A Circuit-Ous Explanation

Q:I would be very interested to hear more about “Parallel Polyamory” and how that actually works in an ethical and compassionate way.

A: Gladly! I have been in a relationship structured this way for 31 years. My nesting partner and I date separately; our other partners know about each other, but don’t necessarily interact, and we don’t come together as one big group… well, ever.

So long as information is flowing, it works. There is no reason to force my partners to be friends with each other, or for them to come to know my metamours. They form the relationships that they want to, because each person is the center of their own poly constellation. They are aware of the whole thing, and can thus make informed decisions about how to participate.

For some people, kitchen table poly, focused on the group, is a preferred way to go. There can be a comfort in a large, warm, connected set of relationships. Parallel poly, on the other hand, focuses on the autonomy of each individual and their ability to form whatever relationship they want, independent of the others. It can certainly work for those so inclined.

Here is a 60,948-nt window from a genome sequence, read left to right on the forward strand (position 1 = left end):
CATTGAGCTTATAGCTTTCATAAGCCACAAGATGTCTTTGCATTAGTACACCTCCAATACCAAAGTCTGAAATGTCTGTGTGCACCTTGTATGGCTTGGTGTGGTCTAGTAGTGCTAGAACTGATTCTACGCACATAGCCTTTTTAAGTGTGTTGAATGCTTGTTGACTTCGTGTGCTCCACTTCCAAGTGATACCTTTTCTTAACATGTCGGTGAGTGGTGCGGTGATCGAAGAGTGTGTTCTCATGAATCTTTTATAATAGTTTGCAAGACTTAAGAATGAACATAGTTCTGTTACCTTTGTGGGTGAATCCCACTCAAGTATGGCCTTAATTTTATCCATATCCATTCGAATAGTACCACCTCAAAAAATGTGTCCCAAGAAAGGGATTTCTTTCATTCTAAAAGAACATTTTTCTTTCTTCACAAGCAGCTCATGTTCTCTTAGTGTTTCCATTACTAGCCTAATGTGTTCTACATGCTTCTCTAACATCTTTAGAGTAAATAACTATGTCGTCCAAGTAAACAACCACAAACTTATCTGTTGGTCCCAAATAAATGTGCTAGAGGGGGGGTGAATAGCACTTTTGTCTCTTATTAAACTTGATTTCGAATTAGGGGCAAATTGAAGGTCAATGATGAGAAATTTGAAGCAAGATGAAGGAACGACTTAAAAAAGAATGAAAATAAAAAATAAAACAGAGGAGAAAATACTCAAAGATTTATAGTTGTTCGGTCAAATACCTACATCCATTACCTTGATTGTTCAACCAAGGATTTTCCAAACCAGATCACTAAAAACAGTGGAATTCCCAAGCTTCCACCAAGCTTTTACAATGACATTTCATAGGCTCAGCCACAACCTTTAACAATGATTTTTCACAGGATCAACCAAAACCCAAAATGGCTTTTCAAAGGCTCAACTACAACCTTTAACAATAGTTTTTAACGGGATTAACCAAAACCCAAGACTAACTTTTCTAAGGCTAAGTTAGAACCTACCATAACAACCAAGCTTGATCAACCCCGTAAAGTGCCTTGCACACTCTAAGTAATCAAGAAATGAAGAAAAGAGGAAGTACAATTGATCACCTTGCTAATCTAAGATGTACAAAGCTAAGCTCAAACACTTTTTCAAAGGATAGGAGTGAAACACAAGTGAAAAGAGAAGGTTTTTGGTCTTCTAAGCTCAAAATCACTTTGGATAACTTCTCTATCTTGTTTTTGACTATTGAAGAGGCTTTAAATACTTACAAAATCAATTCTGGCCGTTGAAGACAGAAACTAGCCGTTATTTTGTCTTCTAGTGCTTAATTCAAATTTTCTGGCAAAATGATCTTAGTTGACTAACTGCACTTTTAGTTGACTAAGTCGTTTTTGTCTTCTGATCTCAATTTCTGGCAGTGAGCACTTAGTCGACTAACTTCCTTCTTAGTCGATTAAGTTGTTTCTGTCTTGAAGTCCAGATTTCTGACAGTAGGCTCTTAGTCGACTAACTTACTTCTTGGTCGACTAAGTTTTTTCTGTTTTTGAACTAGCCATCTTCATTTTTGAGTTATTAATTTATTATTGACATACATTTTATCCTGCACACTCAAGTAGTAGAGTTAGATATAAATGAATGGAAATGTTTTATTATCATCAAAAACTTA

Yes, it is a bit confusing from a geometric perspective. But the parallel part refers to a couple – as in, “I am dating and YOU are dating, but WE are not dating as a unit.” Think of it more like the electrical conception of parallel circuits rather than the geometric one. In a serial circuit, all the bulbs are connected in sequence, so they all have to light before the last one can go on. (Ask anyone who has tried to fix old-fashioned Christmas lights.)

In a parallel circuit, one is not dependent on the others. It gets its own power and can connect to any of the others or none. And so it is with parallel poly; it’s a different way to light your tree.